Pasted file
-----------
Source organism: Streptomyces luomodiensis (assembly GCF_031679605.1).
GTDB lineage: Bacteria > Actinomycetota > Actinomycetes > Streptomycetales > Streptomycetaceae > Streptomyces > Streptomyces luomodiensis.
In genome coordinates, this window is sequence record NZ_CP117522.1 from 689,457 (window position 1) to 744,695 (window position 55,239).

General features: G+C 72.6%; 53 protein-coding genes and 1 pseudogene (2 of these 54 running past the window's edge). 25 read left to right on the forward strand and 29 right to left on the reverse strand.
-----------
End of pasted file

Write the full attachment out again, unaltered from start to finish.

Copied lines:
Source organism: Streptomyces luomodiensis (assembly GCF_031679605.1).
GTDB lineage: Bacteria > Actinomycetota > Actinomycetes > Streptomycetales > Streptomycetaceae > Streptomyces > Streptomyces luomodiensis.
In genome coordinates, this window is sequence record NZ_CP117522.1 from 689,457 (window position 1) to 744,695 (window position 55,239).

General features: G+C 72.6%; 53 protein-coding genes and 1 pseudogene (2 of these 54 running past the window's edge). 25 read left to right on the forward strand and 29 right to left on the reverse strand.